Chapter Twenty Seven: The Body and the Dream
1 The wish to be unfairly treated is a compromise attempt that would combine attack and innocence. Who can combine the wholly incompatible and make a unity of what can never join? Walk you the gentle way, and you will fear no evil and no shadows in the night. But place no terror symbols on your path, or you will weave a crown of thorns from which your brother and yourself will not escape. You cannot crucify yourself alone. And if you are unfairly treated, he must suffer the unfairness that you see. You cannot sacrifice yourself alone. For sacrifice is total. If it could occur at all, it would entail the whole of God's creation and the Father with the sacrifice of his beloved Son.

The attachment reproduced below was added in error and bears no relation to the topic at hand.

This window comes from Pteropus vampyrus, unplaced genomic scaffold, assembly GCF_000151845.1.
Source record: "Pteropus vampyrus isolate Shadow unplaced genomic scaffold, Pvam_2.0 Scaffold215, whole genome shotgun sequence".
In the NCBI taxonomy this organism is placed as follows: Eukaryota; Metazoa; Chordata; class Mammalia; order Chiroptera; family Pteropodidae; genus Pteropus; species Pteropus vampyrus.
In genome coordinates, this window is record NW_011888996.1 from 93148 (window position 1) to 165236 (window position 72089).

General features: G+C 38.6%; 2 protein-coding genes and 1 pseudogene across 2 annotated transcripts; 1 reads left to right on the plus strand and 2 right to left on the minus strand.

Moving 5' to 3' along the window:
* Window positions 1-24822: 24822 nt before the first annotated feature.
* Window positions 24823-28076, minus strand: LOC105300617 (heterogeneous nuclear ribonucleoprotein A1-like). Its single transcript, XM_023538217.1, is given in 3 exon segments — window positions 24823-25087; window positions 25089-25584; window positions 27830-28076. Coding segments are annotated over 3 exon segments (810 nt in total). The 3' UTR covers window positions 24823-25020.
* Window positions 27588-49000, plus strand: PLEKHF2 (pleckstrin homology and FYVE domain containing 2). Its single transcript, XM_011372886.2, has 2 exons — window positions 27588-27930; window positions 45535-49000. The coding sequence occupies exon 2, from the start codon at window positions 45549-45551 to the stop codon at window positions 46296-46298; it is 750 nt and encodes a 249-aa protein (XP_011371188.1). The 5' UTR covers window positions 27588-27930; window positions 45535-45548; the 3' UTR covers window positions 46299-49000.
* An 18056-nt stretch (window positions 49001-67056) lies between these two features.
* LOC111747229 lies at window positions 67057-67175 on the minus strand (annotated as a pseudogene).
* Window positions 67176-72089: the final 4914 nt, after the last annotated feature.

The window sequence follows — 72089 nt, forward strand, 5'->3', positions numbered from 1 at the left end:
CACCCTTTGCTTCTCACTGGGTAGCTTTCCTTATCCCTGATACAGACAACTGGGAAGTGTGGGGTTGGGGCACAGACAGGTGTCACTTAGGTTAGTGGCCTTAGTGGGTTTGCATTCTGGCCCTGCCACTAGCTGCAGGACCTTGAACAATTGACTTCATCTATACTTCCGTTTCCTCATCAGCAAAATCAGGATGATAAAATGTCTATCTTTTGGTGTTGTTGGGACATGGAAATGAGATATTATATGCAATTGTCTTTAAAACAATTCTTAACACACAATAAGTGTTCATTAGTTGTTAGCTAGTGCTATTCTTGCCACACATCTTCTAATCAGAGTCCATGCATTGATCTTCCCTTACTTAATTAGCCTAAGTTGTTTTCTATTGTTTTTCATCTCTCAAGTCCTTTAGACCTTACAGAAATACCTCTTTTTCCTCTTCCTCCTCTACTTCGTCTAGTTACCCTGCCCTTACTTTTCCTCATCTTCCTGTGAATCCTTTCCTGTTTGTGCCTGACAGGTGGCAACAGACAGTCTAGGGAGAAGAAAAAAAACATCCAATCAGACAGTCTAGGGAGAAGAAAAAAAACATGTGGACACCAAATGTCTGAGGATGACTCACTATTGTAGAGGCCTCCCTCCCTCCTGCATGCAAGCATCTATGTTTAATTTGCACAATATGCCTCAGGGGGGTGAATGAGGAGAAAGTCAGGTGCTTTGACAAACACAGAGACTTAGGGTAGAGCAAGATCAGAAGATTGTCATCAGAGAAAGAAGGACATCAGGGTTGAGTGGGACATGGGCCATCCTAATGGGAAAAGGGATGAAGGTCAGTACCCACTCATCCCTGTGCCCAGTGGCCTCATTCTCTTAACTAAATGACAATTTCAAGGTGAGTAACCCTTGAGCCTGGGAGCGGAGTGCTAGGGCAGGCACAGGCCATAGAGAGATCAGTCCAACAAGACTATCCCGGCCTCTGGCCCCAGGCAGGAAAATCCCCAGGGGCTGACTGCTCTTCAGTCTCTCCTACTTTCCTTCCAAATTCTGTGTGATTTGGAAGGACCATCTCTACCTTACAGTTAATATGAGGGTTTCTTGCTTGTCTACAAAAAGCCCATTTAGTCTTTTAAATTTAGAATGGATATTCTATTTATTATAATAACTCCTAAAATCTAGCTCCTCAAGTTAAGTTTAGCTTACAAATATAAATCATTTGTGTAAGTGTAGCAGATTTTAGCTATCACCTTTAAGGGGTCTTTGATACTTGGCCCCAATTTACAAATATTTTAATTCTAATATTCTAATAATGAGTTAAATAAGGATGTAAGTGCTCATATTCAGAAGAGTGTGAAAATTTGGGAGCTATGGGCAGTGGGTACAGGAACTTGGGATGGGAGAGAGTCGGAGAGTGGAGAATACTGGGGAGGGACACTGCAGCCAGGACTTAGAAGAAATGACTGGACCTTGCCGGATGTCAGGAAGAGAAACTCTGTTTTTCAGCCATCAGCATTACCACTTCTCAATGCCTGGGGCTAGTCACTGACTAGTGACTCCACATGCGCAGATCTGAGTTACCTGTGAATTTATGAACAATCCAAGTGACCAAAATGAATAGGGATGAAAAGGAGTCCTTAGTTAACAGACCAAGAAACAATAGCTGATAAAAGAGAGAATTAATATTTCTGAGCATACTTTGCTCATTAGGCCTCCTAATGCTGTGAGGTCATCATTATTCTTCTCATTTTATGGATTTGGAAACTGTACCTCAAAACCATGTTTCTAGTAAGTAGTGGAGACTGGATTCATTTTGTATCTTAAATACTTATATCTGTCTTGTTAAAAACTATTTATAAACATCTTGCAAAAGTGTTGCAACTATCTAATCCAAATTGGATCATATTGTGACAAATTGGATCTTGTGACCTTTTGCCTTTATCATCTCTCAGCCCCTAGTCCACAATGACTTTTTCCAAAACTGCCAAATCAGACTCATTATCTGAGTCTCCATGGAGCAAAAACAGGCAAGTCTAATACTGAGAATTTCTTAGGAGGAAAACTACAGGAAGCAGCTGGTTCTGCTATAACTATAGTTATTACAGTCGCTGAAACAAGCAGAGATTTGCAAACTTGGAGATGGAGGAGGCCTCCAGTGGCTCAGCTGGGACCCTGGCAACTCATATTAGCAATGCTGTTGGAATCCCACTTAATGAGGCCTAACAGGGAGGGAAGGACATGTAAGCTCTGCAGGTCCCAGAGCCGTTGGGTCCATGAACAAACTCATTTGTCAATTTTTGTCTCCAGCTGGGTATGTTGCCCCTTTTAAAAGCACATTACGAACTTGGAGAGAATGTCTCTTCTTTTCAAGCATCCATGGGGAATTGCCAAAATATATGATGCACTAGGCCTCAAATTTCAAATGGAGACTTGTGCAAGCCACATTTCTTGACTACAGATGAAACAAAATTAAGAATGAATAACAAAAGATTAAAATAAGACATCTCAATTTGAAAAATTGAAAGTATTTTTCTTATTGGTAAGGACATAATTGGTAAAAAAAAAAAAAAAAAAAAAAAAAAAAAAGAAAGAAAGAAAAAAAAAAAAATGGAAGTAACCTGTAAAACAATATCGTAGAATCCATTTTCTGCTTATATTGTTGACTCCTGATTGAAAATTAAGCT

2 In your release from sacrifice is his made manifest and shown to be his own. But every pain you suffer do you see as proof that he is guilty of attack. Thus would you make yourself to be the sign that he has lost his innocence and need but look on you to realize that he has been condemned. And what to you has been unfair will come to him in righteousness. The unjust vengeance that you suffer now belongs to him, and when it rests on him are you set free. Wish not to make yourself a living symbol of his guilt, for you will not escape the death you made for him. But in his innocence, you find your own.